The things that you expect to break me cannot break me because for every mistake that I have made, there is insurance. You can run anyhow if your car has insurance, you will be doing it anyhow. But if there is no insurance, if you drive anyhow, you will know.
For my life, there is insurance; for my marriage, there is insurance. Every aspect of my life is insured. I am that girl whom God has given the grace to eat her cake and have it.
You are out of the palace at the moment. Are you single and ready to mingle?
It’s a different thing to be single and it is a different thing to be ready to mingle. But what I can say for sure is that I am a bride waiting to be dressed up.
Can you clarify that?
You know, ‘Eni ti won gbe iyawo bo wa ba ko kin garun’. I don’t know how God plans to do it because He is my event planner. But there is a big event waiting to happen (if you are) talking about that aspect of my life.
Hmmm, you see this queen, it will take a strong king to get me; I am single.
Is there a possibility of reconciliation with the Ooni?
I am going to answer that question with a question. As I have been speaking to you for the past one hour, do I look like someone who can survive in the midst of six mature and strong women? No! She is but a soft, strong, gentle woman and I can’t be a square peg in a round hole.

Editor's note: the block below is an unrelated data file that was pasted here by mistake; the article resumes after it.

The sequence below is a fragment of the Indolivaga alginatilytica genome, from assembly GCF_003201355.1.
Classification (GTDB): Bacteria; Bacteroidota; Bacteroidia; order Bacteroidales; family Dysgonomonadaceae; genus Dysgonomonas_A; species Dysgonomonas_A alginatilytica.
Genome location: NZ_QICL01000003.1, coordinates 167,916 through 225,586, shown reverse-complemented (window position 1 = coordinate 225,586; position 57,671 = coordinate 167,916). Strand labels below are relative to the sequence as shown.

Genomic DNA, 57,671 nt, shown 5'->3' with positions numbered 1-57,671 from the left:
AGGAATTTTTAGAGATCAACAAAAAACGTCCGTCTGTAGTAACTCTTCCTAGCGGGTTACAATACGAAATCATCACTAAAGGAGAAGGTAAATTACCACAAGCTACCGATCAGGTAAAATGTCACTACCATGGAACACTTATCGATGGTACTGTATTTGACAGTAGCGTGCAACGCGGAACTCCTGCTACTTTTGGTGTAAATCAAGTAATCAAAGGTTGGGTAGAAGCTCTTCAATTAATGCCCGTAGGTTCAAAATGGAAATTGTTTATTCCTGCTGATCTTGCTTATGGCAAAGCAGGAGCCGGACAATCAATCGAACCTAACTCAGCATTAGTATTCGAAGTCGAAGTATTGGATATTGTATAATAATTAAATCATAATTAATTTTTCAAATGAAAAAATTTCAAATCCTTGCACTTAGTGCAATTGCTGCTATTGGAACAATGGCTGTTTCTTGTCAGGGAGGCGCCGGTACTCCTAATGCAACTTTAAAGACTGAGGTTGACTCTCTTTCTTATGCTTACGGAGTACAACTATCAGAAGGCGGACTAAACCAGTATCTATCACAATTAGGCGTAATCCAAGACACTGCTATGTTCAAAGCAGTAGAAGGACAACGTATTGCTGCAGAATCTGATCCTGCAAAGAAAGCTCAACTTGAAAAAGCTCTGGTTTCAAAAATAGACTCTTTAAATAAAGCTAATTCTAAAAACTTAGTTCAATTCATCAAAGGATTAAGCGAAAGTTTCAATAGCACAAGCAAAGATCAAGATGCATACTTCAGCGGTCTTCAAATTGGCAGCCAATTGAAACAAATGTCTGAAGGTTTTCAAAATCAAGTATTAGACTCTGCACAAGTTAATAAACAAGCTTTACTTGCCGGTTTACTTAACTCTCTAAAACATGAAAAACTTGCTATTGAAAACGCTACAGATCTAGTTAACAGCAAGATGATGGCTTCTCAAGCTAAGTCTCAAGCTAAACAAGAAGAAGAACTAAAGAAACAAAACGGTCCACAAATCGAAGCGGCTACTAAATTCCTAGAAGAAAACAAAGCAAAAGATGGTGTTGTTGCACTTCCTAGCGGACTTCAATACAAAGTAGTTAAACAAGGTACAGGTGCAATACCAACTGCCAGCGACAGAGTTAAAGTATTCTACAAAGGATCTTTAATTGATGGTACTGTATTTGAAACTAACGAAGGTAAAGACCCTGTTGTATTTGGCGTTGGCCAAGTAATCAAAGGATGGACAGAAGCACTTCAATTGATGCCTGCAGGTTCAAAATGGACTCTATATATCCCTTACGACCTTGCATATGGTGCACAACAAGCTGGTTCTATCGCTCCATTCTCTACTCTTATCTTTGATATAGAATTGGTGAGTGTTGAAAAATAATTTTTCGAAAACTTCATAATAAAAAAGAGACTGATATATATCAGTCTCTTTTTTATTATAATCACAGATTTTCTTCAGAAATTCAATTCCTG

What will you tell your younger self?
I will say to my younger self, ‘Naomi, be fearless, be careless, enjoy your innocence’. Oh! The state of being innocent is beautiful.
I’m a perfectionist; my temperament enjoys being perfect, and I love it. But I realise that the greatest of men and women are not perfect; they are imperfect. Yet, God is doing perfect in their imperfections. So, why are you scared?
When you calculate the danger involved in taking a bold step and giant strides, you will not take it and you are never going to know if you will come out victorious.
That’s what I will say to my younger self, ‘Naomi, be free, explore, jump, take a leap’. And that’s it.
What plans do you have for the future?
I love surprising people. I want it to come and let everybody just wow! The world should just wait; there is something huge and beautiful. I am launching a business soon and quite a lot of other things. I will love to just announce it when it is here. Crusades are also coming.